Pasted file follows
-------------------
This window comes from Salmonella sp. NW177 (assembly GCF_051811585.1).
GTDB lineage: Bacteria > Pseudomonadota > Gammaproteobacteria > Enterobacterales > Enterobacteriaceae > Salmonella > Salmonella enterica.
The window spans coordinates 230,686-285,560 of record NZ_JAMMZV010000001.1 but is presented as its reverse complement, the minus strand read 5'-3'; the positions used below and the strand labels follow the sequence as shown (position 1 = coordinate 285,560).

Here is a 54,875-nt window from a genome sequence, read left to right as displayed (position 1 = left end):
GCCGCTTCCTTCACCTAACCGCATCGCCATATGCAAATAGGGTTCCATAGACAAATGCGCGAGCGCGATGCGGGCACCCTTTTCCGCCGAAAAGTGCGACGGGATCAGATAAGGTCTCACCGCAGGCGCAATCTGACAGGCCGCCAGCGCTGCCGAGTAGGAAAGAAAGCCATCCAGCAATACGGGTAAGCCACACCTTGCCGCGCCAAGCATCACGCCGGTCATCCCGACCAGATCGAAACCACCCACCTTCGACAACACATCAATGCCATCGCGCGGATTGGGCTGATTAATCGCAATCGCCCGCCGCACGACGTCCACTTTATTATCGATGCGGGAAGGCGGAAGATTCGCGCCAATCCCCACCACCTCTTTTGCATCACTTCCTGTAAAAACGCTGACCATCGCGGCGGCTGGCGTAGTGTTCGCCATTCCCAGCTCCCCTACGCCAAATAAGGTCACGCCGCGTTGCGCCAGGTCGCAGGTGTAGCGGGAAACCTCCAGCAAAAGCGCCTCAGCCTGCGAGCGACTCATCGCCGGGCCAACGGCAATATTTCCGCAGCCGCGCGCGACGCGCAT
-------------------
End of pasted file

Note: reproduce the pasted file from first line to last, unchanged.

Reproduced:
This window comes from Salmonella sp. NW177 (assembly GCF_051811585.1).
GTDB lineage: Bacteria > Pseudomonadota > Gammaproteobacteria > Enterobacterales > Enterobacteriaceae > Salmonella > Salmonella enterica.
The window spans coordinates 230,686-285,560 of record NZ_JAMMZV010000001.1 but is presented as its reverse complement, the minus strand read 5'-3'; the positions used below and the strand labels follow the sequence as shown (position 1 = coordinate 285,560).

Here is a 54,875-nt window from a genome sequence, read left to right as displayed (position 1 = left end):
GCCGCTTCCTTCACCTAACCGCATCGCCATATGCAAATAGGGTTCCATAGACAAATGCGCGAGCGCGATGCGGGCACCCTTTTCCGCCGAAAAGTGCGACGGGATCAGATAAGGTCTCACCGCAGGCGCAATCTGACAGGCCGCCAGCGCTGCCGAGTAGGAAAGAAAGCCATCCAGCAATACGGGTAAGCCACACCTTGCCGCGCCAAGCATCACGCCGGTCATCCCGACCAGATCGAAACCACCCACCTTCGACAACACATCAATGCCATCGCGCGGATTGGGCTGATTAATCGCAATCGCCCGCCGCACGACGTCCACTTTATTATCGATGCGGGAAGGCGGAAGATTCGCGCCAATCCCCACCACCTCTTTTGCATCACTTCCTGTAAAAACGCTGACCATCGCGGCGGCTGGCGTAGTGTTCGCCATTCCCAGCTCCCCTACGCCAAATAAGGTCACGCCGCGTTGCGCCAGGTCGCAGGTGTAGCGGGAAACCTCCAGCAAAAGCGCCTCAGCCTGCGAGCGACTCATCGCCGGGCCAACGGCAATATTTCCGCAGCCGCGCGCGACGCGCAT